MOSCOW (Reuters) - Russia looks likely to extend a ban on Western food imports beyond an Aug. 7 deadline, with a lack of incentive to lift its embargo due to the prospect of extended European sanctions.
With President Vladimir Putin supporting moves to boost Russia’s “food security”, officials have promised to invest more in agriculture to make the country self-sufficient in milk, meat and fruit and vegetable production in the coming years.
The ban on most food imports from the United States, European Union and other countries worth $9 billion is due to run out on Aug. 7, a year after it was imposed in retaliation to Western sanctions on Russia over the Ukraine crisis.
But with the European Union suggesting it will extend sanctions on Russia until a peace deal on Ukraine, agreed in Minsk in February, is implemented by the end of 2015, there is little incentive for Moscow to lift the ban.
“We are not currently considering cancelling the ban ...,” Deputy Prime Minister Arkady Dvorkovich told reporters on Wednesday.
Kremlin spokesman Dmitry Peskov has hinted that the decision would depend on the outcome of an EU summit in June when the bloc will take a decision on whether to extend sanctions that expire in July.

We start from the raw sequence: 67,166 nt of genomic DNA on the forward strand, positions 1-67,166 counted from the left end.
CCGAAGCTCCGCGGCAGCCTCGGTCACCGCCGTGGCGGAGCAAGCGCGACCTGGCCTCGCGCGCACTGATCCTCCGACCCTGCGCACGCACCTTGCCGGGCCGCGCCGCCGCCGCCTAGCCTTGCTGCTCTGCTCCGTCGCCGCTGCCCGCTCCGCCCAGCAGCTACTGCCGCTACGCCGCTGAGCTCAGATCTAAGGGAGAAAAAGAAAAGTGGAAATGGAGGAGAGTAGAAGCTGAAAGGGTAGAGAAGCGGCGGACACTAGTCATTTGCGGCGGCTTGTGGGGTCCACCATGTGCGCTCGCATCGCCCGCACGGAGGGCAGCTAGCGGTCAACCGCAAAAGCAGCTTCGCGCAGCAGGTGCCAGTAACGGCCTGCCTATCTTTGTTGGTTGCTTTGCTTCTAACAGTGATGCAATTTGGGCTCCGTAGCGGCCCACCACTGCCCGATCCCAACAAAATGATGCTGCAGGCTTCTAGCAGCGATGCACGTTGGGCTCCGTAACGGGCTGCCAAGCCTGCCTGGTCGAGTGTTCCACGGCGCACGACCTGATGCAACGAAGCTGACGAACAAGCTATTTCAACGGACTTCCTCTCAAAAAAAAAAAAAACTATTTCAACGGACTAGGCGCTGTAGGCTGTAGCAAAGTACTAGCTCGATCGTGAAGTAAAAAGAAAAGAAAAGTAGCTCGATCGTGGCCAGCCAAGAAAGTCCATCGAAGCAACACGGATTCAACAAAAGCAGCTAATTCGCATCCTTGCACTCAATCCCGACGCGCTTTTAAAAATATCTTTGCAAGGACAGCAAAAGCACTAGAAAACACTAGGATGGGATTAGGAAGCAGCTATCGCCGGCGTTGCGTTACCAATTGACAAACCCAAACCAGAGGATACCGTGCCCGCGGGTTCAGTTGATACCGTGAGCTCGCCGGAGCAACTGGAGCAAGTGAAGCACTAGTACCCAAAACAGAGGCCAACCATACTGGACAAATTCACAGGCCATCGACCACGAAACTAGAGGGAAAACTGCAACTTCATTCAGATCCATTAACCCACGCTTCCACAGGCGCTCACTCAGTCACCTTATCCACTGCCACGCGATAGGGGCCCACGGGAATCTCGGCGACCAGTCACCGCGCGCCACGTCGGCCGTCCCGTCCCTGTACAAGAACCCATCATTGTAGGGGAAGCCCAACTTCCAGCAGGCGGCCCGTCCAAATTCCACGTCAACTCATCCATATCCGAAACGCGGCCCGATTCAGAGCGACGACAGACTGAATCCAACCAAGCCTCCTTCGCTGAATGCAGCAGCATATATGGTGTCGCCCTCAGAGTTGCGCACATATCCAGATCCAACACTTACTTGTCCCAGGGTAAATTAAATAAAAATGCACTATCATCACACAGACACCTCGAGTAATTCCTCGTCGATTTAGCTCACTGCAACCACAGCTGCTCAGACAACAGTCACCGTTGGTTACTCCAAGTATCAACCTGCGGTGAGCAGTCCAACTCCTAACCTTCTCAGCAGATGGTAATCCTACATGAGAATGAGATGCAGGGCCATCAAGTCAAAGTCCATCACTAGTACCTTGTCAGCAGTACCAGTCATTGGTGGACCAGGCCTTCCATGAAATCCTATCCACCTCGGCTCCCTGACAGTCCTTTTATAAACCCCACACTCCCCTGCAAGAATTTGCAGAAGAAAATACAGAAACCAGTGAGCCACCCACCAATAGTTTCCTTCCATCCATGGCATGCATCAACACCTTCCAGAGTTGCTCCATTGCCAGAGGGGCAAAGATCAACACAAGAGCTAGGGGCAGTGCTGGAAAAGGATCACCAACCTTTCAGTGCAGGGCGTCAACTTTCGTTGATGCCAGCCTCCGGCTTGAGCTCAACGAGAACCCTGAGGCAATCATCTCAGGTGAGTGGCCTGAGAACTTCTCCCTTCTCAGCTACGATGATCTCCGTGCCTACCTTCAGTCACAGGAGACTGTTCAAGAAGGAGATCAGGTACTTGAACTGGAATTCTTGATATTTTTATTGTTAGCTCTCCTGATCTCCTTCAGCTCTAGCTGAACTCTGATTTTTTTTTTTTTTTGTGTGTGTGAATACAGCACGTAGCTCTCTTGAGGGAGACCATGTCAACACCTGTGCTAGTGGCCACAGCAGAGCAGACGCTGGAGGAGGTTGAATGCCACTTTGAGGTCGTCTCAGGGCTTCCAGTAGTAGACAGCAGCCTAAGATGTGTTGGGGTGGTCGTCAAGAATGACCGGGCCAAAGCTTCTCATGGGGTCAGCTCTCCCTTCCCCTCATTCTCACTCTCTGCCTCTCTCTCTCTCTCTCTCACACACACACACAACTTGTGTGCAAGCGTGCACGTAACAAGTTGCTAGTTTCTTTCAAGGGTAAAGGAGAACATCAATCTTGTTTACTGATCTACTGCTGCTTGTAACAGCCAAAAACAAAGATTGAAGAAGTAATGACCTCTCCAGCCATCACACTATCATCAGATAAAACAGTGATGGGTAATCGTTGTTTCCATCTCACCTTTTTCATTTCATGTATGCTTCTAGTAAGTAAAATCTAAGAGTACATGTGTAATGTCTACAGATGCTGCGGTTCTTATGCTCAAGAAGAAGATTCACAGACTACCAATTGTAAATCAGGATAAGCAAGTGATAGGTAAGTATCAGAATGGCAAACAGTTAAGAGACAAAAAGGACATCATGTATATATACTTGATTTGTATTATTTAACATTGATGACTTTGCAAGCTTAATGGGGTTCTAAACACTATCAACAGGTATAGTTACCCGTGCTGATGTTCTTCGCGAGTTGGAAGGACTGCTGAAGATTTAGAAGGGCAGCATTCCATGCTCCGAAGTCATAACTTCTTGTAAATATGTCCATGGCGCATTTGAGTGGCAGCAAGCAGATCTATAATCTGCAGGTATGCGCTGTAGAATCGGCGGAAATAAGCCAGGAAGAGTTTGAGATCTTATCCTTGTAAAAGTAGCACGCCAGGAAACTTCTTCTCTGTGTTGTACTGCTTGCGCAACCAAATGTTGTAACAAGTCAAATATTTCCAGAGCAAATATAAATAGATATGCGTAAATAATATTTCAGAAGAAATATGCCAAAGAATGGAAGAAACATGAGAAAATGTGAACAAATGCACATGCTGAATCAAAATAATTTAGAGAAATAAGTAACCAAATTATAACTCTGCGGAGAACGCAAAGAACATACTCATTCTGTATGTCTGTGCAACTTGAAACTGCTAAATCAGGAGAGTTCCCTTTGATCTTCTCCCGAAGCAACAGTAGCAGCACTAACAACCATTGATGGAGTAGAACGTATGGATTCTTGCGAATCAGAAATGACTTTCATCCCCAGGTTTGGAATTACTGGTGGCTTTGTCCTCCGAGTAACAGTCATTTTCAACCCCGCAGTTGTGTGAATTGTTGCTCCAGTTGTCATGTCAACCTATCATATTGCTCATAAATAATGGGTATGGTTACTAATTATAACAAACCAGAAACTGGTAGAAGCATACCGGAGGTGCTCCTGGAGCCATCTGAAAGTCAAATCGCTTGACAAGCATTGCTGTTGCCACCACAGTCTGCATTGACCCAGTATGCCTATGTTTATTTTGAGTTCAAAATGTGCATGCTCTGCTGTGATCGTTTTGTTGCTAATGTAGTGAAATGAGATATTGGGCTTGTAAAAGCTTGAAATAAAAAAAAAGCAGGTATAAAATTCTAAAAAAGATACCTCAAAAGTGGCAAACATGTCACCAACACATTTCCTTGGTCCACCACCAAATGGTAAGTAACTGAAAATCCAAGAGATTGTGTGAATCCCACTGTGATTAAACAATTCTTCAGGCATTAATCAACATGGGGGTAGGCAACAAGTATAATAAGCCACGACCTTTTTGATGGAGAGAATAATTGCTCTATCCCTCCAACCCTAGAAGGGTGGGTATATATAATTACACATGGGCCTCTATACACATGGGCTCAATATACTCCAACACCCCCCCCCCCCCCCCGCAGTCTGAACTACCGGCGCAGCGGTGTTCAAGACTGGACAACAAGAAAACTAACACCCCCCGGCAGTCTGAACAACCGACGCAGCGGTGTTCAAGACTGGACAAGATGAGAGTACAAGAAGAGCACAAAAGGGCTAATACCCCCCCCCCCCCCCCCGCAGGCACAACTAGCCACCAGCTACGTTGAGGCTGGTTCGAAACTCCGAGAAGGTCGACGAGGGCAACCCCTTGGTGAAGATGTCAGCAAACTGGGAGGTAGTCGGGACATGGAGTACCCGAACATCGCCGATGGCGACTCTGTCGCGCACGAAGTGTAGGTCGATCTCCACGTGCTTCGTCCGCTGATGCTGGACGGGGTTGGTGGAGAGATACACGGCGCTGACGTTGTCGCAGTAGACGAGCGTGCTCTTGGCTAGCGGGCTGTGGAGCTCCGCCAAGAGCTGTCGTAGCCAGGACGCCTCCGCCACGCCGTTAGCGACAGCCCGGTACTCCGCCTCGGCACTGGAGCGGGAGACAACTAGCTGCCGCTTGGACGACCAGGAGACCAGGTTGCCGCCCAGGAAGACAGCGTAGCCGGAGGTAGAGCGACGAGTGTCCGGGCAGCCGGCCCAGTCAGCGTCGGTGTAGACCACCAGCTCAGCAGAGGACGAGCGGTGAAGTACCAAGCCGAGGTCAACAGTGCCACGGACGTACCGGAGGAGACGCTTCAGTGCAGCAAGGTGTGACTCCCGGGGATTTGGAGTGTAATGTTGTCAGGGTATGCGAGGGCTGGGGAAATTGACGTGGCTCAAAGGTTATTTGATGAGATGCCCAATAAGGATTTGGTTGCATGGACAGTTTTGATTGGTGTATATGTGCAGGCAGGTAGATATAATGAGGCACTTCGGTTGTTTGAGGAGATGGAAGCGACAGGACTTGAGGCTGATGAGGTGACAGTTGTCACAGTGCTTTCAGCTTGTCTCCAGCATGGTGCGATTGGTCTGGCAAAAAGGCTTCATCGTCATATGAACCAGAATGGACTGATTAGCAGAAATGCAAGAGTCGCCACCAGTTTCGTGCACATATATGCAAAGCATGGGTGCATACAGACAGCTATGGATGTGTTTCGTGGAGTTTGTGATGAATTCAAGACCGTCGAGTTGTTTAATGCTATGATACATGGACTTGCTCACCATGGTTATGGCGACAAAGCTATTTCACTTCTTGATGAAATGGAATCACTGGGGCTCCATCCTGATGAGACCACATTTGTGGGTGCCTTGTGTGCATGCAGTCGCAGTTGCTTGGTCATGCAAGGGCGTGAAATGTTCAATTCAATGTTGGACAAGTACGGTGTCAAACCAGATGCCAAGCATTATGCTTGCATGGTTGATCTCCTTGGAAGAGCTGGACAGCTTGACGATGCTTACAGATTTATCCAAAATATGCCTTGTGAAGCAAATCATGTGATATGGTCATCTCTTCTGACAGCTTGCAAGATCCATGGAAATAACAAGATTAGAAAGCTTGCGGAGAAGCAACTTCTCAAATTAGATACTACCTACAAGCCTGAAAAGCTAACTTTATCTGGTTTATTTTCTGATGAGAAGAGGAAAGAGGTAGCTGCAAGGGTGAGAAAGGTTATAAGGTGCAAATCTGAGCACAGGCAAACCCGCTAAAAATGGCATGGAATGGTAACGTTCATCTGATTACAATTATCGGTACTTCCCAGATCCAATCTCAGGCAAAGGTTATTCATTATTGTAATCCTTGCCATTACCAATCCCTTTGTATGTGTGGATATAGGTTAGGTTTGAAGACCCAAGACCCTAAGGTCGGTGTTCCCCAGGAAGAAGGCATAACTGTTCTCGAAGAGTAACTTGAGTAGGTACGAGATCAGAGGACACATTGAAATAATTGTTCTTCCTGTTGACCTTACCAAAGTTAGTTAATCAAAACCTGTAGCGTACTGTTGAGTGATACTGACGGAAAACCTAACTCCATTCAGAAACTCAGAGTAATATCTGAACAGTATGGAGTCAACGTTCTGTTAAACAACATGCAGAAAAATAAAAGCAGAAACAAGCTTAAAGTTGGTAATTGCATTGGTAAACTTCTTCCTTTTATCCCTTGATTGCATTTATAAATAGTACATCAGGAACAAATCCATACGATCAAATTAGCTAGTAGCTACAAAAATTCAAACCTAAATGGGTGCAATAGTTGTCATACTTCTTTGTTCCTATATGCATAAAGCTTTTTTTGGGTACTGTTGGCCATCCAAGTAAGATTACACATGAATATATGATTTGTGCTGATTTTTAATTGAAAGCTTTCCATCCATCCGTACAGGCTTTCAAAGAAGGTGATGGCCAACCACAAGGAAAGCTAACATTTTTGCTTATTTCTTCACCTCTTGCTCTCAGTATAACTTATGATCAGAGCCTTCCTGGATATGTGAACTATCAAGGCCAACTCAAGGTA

On his annual televised call-in earlier this month, Putin underlined the importance of agriculture and he later appointed a new agriculture minister to spur domestic output.
“Domestic production and food security are extremely important, and we will seek to ensure them. Would we have taken these counter actions or not without the sanctions? The answer is no. But now we are doing it,” he added.
His call has been taken up. Dvorkovich told the upper house of parliament on Wednesday that agriculture was the only sector which the government agreed needed additional funds in 2015.
He said the support should not decline in 2016 and 2017 to ensure that the country will be all but self-sufficient in milk production in seven to 10 years, and in meat, fruit and vegetable production by 2020.
Analysts said an easing of the economic situation had also helped the case for the food ban, which spurred food inflation in late 2014 when the rouble plunged. The currency has since stabilized, making food imports less expensive.
“At the end of 2014 ... everything was looking very bad,” said Anna Vaananen, a portfolio manager at Credit Suisse.
“All of these issues are moving in the right direction now.”
Reporting by Polina Devitt; Additional reporting Darya Korsunskaya and Denis Dyomkin, editing by Veronica Brown and David Evans